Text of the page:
He told his boss "that he did something bad" that
would be "on the news."
second day of trial, Carter moved for a continuance due to
Monaghan's sudden hospitalization. Carter proffered that
he intended to call Monaghan who would testify that hours
before the shooting the victim stated that Carter
"wasn't going to be around long." He asserted
that, in light of his self-defense plea, this threat was
admissible to show the victim's propensity for violence
and that she was the initial aggressor. The trial court held
that "even if [Monaghan] was here, " the testimony
would not be admissible because "the focus in
self-defense is what the defendant reasonably feared under
the circumstances as they appeared to him at that time."
The trial court reasoned that because the threat was never
communicated to Carter, "it can't go to whether he
testified for the defense. He testified that he did not know
whether the victim had a gun and that he never warned Carter
to be careful with the victim. Carter then took the stand,
testifying on his own behalf. He stated that on the day of
the shooting, he went to the victim's house to bring her
money. He said that her son answered the door and let him in.
The victim came out to the living room and was
"hollering and screaming, " so Carter and the
victim went into the bedroom. Carter testified that he gave
the victim $500, but she wanted $1, 000. According to Carter,
the victim then threatened to kill him and "reached like
she had the gun." Carter said he then "hit her hand
and her hand went up" and he heard a "pop" and
the victim fell against the wall. Carter also testified that
he "tried to knock [the gun] out of her hand." He
said that the victim fell against the wall and was
"standing there" when he left. He did not see any
blood and did not think anything was wrong with her. He
testified that he believed she was just "acting
out." Carter admitted on cross-examination that the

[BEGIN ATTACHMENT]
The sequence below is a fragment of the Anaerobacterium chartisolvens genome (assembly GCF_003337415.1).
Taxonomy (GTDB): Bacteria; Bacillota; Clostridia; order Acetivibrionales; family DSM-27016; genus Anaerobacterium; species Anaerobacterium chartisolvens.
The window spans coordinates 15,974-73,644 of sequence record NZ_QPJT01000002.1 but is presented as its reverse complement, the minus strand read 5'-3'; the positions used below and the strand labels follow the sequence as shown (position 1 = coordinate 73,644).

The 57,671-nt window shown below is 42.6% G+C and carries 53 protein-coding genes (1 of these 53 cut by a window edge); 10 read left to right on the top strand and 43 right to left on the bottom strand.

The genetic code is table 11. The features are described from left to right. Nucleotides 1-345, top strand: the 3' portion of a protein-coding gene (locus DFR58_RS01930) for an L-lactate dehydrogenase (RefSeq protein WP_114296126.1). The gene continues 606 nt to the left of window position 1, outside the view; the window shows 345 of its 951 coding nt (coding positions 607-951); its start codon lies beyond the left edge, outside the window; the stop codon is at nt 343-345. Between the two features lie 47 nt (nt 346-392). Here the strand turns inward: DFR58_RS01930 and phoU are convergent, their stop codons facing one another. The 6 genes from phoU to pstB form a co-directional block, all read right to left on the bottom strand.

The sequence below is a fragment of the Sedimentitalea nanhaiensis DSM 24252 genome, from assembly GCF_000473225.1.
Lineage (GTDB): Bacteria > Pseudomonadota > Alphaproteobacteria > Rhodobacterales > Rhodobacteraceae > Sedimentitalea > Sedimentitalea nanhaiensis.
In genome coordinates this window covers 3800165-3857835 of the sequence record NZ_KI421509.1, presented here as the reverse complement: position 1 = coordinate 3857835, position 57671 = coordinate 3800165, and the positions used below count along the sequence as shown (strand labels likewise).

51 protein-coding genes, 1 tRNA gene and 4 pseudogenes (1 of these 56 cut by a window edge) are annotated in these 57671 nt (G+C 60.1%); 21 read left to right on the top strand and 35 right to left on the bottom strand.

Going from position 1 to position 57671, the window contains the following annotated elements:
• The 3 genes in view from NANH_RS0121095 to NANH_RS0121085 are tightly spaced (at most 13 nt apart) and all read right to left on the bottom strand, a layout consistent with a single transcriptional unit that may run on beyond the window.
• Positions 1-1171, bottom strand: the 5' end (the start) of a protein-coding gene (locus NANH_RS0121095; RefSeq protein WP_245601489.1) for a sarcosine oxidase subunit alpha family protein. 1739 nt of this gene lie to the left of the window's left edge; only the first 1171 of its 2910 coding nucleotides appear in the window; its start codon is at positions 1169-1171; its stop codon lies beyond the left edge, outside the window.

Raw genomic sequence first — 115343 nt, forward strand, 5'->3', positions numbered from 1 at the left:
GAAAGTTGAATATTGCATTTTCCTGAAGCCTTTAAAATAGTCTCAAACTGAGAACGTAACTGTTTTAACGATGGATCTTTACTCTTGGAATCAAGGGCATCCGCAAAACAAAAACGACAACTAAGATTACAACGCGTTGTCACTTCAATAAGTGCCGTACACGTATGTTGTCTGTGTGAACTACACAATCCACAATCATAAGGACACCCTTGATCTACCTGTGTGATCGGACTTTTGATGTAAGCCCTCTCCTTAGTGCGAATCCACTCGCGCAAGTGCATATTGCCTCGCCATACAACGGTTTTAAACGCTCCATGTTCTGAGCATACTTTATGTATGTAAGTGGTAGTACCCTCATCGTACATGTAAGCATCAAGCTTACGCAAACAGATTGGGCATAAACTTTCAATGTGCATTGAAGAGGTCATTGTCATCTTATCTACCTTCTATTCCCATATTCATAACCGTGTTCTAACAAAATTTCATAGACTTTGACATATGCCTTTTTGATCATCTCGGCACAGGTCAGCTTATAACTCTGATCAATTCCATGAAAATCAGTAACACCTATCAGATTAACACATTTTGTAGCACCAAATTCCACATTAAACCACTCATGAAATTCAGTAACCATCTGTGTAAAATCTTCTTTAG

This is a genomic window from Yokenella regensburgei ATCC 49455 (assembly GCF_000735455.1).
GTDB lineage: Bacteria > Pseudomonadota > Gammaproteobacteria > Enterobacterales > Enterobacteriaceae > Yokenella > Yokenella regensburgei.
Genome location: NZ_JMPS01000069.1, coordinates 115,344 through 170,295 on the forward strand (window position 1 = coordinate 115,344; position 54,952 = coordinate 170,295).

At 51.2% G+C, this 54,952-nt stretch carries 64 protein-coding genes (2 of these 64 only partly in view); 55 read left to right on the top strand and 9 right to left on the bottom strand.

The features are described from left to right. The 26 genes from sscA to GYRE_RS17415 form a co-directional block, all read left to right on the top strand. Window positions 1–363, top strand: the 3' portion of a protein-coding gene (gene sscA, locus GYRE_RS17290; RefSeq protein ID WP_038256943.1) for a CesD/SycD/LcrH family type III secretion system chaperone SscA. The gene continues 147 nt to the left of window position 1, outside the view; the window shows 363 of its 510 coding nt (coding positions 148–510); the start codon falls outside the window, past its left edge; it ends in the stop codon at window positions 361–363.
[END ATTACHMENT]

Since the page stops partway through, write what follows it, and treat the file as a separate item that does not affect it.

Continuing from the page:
victim found sex tapes on his cell phone of him
"sleeping with" the victim's sister and mother.
attempted to testify regarding several instances wherein the
victim assaulted him or Showalter. The trial court allowed
Carter to testify to acts of violence committed by the victim
between 2012 and the date of her death. The trial court
excluded testimony that the victim stabbed a man ten years
earlier, and that she had hit Carter in 2008 or 2009. The
trial court also excluded testimony that the victim allegedly
broke her mother's jaw in 2013.
closing argument, the Commonwealth stated, "[t]here is a
saying that says evil triumphs when good men do nothing.
Today is your chance to do something. Don't let evil
triumph in this case, find [the defendant] guilty of first
degree murder." (See Commonwealth's Br.
Appx. 10.) After the case was submitted to the jury, Carter
objected to this statement as purely emotional. Carter did
not request a mistrial. However, the trial court found that
the Commonwealth's statements were "not sufficient
to inflame the jury. . . . So the motions are overruled and
your exceptions are noted for the record."
then called Showalter for a proffer. Under oath, Showalter
stated that he knew the victim had a gun and that his
previous testimony was not true. After the jury returned
guilty verdicts, Carter moved for a new trial ...